Behind the Mountain – An enchanting story for young and old combining wisdom and myth
After reading untold heavy-weight non-fiction books while researching for my next book ‘The Illusion of Separation – Exploring the Cause of our Current Crises’ (being published October this year), it was a refreshing delight to read the e-book Behind the Mountain.
Behind the Mountain is a fiction book for the young and old alike. It is a thrilling adventure story which unfolds with a refreshingly light narrative and yet with a depth of intrigue and enchanting wisdom. It is the second book in the e-book series of The Seven Songs by C J Moore. The first book is King Abba, where a Utopian high-tech order collapses, fatally flawed, unable to sustain its own technically brilliant but pointless wizardry. At the end of this volume, the King disappears, leaving all in chaos, some wise souls assuring that this is precisely what he wants. Now, it seems, as we embark on Behind the Mountain, we must all pass through the edge of chaos and ride the wave of transition. Different groups will make their own paths through this chaotic change and seek out new forms of stability.
As a story, Behind the Mountain has an air of the ancient about it, the fairy-tale of times yonder, yet also an air of what may lie ahead of us after cataclysmic events unfold and current structures breakdown. Above all, it is a story of personal adventure, courage, leadership and self-realisation in a volatile world.
The two main characters are Fion the Prince….
‘What now? He couldn’t live in the past. He knew that. He had gone up the mountain to find clarity, to see the whole picture from above, to catch a glimpse of the palace where his life had begun and where he must eventually return. Now he was ashamed to realise he had been so foolish, a folly from which the mysterious voice had saved him, but it had not stayed to tell him what next. If only he knew how to find Adhemar, the one person who seemed to see past, present and future all together. What was it that Adhemar had told him? That his greatest enemy was himself. How true that had turned out to be.’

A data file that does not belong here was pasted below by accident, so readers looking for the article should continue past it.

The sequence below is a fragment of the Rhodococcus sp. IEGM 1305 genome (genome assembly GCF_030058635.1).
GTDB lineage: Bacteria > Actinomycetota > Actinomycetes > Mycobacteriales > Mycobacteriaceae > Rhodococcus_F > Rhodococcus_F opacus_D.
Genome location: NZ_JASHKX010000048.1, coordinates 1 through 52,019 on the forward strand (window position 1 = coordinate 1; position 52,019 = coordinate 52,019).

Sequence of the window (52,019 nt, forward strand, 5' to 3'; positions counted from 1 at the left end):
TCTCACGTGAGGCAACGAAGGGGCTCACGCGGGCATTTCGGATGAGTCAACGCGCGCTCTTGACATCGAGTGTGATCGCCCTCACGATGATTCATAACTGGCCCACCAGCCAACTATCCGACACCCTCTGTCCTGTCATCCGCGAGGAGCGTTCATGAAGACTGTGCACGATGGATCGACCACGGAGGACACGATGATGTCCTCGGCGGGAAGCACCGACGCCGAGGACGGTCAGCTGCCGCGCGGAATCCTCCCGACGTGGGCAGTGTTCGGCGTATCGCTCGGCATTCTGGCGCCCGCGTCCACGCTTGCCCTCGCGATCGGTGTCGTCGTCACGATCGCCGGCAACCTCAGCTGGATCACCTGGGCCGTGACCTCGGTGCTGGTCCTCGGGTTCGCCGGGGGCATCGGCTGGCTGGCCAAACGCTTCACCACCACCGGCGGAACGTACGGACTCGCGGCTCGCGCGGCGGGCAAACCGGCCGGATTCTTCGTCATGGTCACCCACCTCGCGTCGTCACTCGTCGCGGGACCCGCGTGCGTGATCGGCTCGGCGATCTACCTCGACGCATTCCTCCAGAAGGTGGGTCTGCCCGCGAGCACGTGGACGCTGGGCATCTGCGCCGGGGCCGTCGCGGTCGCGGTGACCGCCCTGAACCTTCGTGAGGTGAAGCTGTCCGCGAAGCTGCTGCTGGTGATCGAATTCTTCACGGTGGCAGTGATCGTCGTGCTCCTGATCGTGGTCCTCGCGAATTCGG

And his sister Dream the Princess….
‘Was I asleep?’ she asked.
His eyes were full of warmth and care as he replied, ‘You’ve been asleep for hours. You must be so tired with everything that’s been happening, so many new things, new people. I’m sorry if it’s all been too much.’
She turned on her back and smiled up at him.
‘It’s been wonderful,’ she explained. ‘Everyone has been so kind.’
‘They love you, for what you have done.’
She shook her head a little as she tried to take it all in. ‘I just followed my heart,’ she laughed quietly. ‘That wasn’t hard, was it? And they say I’ve done something amazing. I think that’s quite funny.’
The story both lifts the reader up and away into another world – with a concoction of enchantment, adventure, fear and love – while pulling the reader inward into deeper reflection provoked by the trials and tribulations of personal transformation in the midst of cultural upheaval. For instance, how darkness, fear and confusion can feed yet more fear; how the seemingly opposing tensions of faith and reason, masculine and feminine, rationality and intuition yield a deeper realisation of reality; and how different ways of attending to life affect how we perceive and relate with ourselves, each other and Nature. This is an important book for the times we live in and has been written in a style that makes it readable for young and old, and when my children are a little older I look forward to reading it to them.
For £3, Behind the Mountain can be purchased here as a kindle version on Amazon. You can find another review of Behind the Mountain here and a brief overview of King Abba and Behind the Mountain by the story teller himself, Christopher Moore, here.